Strike Energy has observed that the primary objective at its multi-target West Erregulla-2 well in the Perth Basin, Western Australia, may hold the same excellent reservoirs seen at the neighbouring Waitsia gas field. Cuttings from the Kingia sandstones drilled to date include clean sands with some evidence of grains being coated in chlorite, a mineral that is a key element required for the preservation of porosity at depth.
Strike Energy has received a hint that the primary objective Kingia sandstones at its multi-target West Erregulla-2 well in the Perth Basin, Western Australia, may hold the same excellent reservoirs seen at the neighbouring Waitsia gas field.
Multiple drilling breaks with associated elevated mud gas readings were observed while drilling through the upper section of the Kingia.
Additionally, cuttings from these sections include clean sands with some evidence of grains coated in what is inferred to be the mineral chlorite.
Management said that chlorite and illite from the sediments buried and worked in with the sand at the time of deposition are understood to be the key play elements required for the preservation of porosity at depth.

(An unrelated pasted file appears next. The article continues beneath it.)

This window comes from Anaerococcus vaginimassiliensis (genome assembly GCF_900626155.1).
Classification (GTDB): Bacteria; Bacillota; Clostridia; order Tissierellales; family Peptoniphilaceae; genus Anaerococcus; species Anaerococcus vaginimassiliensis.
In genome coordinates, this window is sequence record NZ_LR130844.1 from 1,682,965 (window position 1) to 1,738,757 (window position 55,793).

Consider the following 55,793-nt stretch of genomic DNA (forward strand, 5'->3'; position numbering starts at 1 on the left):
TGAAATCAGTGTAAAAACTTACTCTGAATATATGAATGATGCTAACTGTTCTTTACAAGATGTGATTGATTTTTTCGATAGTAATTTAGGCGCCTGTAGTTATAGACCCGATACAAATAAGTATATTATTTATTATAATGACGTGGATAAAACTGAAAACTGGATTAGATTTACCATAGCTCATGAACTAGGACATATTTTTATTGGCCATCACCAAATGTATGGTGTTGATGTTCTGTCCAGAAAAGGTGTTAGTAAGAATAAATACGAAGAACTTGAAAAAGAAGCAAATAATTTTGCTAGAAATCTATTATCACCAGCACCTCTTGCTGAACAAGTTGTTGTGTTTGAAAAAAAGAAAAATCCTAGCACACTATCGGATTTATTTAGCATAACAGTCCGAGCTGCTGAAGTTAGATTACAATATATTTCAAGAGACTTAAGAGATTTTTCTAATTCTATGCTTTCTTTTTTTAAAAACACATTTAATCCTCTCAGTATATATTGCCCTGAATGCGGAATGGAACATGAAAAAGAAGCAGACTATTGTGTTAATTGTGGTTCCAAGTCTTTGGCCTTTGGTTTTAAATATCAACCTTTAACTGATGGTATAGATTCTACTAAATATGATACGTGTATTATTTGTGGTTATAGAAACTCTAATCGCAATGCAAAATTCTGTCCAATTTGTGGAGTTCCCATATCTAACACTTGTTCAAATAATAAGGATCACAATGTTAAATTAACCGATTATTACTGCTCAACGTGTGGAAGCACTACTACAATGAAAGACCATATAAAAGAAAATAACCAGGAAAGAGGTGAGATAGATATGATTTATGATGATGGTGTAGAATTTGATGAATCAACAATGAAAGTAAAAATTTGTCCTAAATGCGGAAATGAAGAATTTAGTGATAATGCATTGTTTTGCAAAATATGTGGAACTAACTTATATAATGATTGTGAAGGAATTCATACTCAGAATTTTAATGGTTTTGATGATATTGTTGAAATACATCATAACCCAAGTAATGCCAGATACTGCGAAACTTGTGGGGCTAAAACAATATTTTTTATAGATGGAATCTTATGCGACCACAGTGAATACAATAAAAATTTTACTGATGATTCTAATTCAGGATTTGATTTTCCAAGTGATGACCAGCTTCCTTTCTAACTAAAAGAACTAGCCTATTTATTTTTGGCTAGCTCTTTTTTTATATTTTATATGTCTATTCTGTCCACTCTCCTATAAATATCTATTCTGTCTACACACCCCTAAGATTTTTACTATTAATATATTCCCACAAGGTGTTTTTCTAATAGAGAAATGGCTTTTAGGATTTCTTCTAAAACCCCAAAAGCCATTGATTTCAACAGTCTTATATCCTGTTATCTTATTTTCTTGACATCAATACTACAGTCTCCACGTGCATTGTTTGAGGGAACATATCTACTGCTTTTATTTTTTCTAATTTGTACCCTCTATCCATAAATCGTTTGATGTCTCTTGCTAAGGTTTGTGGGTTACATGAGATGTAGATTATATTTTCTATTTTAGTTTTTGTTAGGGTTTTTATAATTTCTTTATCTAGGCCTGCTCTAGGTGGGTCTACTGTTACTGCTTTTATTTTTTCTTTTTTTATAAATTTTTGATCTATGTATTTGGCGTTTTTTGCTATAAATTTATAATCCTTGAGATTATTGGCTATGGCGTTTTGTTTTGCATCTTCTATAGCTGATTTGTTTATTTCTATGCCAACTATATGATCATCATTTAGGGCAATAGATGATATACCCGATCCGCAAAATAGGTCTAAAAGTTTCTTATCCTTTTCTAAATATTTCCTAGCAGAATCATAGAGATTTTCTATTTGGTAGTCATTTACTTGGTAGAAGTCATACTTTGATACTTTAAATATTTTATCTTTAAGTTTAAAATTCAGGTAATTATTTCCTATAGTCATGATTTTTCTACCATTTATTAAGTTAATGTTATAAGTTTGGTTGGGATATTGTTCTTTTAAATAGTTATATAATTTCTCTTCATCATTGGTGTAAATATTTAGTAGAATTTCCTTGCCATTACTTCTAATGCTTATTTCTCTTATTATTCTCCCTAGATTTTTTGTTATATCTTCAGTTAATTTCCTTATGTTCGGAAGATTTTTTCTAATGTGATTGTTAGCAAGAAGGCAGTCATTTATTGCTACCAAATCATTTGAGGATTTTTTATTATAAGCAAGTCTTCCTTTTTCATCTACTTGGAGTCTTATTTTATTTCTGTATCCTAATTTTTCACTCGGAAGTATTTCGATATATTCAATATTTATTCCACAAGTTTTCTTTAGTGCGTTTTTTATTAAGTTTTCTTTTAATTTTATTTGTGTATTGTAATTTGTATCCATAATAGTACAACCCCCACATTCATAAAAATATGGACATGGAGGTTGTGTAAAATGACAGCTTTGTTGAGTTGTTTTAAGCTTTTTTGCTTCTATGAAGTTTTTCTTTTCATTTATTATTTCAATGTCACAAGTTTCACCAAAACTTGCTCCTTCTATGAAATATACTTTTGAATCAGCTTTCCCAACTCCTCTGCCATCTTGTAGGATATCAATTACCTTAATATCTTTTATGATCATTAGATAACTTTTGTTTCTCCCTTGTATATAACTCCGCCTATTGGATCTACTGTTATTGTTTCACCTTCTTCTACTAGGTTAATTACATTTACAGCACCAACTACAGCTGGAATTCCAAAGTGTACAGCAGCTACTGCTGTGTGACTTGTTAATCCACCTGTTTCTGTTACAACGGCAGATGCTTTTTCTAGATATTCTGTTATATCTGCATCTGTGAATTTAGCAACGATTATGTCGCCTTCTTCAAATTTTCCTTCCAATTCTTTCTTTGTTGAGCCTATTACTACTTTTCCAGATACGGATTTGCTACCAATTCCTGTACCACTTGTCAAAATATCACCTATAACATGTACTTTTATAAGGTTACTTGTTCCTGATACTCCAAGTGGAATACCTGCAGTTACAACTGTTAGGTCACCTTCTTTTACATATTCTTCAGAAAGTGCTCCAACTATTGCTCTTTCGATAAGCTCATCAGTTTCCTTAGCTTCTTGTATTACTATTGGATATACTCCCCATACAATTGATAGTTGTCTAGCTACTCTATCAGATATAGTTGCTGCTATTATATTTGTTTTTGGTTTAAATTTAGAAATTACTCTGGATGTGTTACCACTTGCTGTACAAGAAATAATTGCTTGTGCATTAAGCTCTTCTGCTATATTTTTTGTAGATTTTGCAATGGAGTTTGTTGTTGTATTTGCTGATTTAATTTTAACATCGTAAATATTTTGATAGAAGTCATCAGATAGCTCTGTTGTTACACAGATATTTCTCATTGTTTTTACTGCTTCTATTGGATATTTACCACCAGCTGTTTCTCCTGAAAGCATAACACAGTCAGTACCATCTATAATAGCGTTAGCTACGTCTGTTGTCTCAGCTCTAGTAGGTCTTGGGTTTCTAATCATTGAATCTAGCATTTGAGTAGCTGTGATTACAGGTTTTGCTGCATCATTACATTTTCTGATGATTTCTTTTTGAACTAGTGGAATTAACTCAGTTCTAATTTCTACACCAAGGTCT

This mechanism for porosity preservation is the main ingredient to the excellent reservoirs seen at neighbouring Waitsia gas field, according to the company.
Waitsia, which is held by fellow Australian company Beach Energy and Japan’s Mitsui E&P, is one of the largest onshore conventional gas discoveries in Australia.
West Erregulla-2 is currently at a depth of 4,800 metres with Strike interpreting that it has drilled about halfway through the formation.
Given that the best reservoir zones at the Waitsia gas field occur within the bottom 25% of the Kingia sandstones, the company likewise expects to encounter the equivalent section at West Erregulla-2 when drilling ahead into the lower Kingia sands.
The well is located within EP469, which is held equally by Strike and Warrego Energy, and has already intersected 10.2m of net gas pay with porosities of up to 14% in the secondary objective Wagina sandstone.
Additionally, the reservoir pressure in the Wagina was recorded at more than 6,800 pounds per square inch.
This result compares well with the nearby Beharra Springs gas field, which flowed gas at rates of up to 38 million cubic feet per day during flow testing from a 10.4m net gas column in the Wagina sandstone with porosities of about 9.5% and reservoir pressure of about 5,780 pounds per square inch.
There is still more drilling to go for Strike at West Erregulla before the company can tell for sure if it has found an analogue to Waitsia at the West Erregulla-2 well location, however, the positive sand cuttings look to be a step in the right direction.